Updated 10:30 a.m., 4/30/2015
A panel of House and Senate lawmakers reached an agreement Tuesday on the final draft of the overall state budget, but some big spending questions will be settled later this week.
The conference committee unanimously approved a budget that is $4.3 million over Gov. David Ige’s initial request for fiscal 2016, which starts July 1, and $53 million under his request for fiscal 2017.
The lead negotiators on House Bill 500 — House Finance Chair Sylvia Luke and Senate Ways and Means Chair Jill Tokuda — said they worked with the state departments to take care of some of their additional needs for next year. But they want to continue those discussions and see what kind of progress is made before setting more money aside for the second year of the biennium.
The conference draft of the state budget bill continues to rely on an $844 million carryover balance from 2013. But the state has rapidly drained that surplus and is working to get out of deficit-spending mode.
Update Last year, Paul Harleman, the Senate Minority Research budget director, projected a worst-case scenario of a $1 billion deficit by 2019 if spending cuts weren’t made or taxes weren’t increased.
The situation has improved since then and as of now the state is projected to be out of a deficit position by fiscal year 2018. However, that financial plan doesn’t account for all the additional collective bargaining costs for contracts expiring June 30, 2016.
“One of the things that both the House and the Senate wanted to make sure of is that we really try to quickly reduce our deficit spending,” Tokuda said after Tuesday’s meeting.
“We would have loved to have said yes to every single request that came before us; we just can’t do that,” she said. “So in the next few days we will be looking at what can we afford to do with those additional bills before us.”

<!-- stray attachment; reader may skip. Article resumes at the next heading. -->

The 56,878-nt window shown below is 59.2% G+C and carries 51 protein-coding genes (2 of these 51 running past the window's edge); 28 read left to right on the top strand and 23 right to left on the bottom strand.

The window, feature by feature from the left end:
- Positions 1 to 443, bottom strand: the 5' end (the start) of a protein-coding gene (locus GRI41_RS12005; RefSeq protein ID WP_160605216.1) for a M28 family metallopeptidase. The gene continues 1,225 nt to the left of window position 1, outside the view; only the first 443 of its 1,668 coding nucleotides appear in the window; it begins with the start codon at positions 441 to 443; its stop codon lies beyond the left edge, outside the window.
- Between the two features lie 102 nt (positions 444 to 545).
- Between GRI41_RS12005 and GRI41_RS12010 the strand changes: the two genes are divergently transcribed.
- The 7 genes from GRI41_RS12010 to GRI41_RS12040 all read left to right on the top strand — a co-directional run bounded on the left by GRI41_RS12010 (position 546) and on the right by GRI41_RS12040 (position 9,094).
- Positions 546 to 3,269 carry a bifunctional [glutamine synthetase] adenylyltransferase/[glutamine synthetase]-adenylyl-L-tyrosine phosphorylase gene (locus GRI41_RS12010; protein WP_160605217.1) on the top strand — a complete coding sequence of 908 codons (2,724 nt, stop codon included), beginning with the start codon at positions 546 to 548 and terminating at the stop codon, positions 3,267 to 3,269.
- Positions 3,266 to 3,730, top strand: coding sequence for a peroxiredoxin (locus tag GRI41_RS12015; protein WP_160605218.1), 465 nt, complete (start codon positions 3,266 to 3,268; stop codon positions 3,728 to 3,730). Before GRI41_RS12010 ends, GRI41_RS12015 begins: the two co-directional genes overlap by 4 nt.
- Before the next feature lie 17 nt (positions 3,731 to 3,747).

The conference committee also approved the budgets for grants-in-aid and capital improvement projects.
Rep. Ty Cullen took the lead on whittling down GIA applications for the House and Sen. Ron Kouchi and Rep. Kyle Yamashita worked on the CIP budget. Details are to be posted on the Capitol website soon.
Some of the GIA projects approved include $450,000 to design and construct a new Diamond Head Theatre; $1 million for Goodwill Industries of Hawaii to renovate its Honolulu Career and Learning Center; $1.5 million for Ola Ka Ilima Arts Center to plan, design and construct an 84-unit affordable working-force housing development in Kakaako; $2 million for the National Kidney Foundation of Hawaii to plan, design, acquire land and build a program development center; and $1.5 million for the Pacific American Foundation Hawaii to plan, design and build a new facility for education, research and employment programs in Kaneohe.
The full House and Senate is expected to vote on the more than $26 billion two-year budget next week.
There are numerous bills with huge fiscal implications that lawmakers are working to finalize — or kill — by Friday’s deadline.
Lawmakers are set to meet Wednesday afternoon to continue discussing plans for the state to buy Alii Place, a 25-story office building in downtown Honolulu. The price tag is estimated at $90 million, but supporters say it’d be a third of the cost of designing and constructing a new building to house government offices.
Additional spending requests continue to arrive at the Legislature’s doorstep.
Luke said one of the reasons the committee took “kind of a conservative approach” to the budget this session was to accommodate collective bargaining agreements that have come in recently.
The governor submitted requests last week to fund $201,286 for the firefighters union; $4.1 million for two United Public Workers bargaining units; and over $58 million for the Hawaii State Teachers Association.
Highlights of the operating and CIP budgets, as compiled by House staff, include: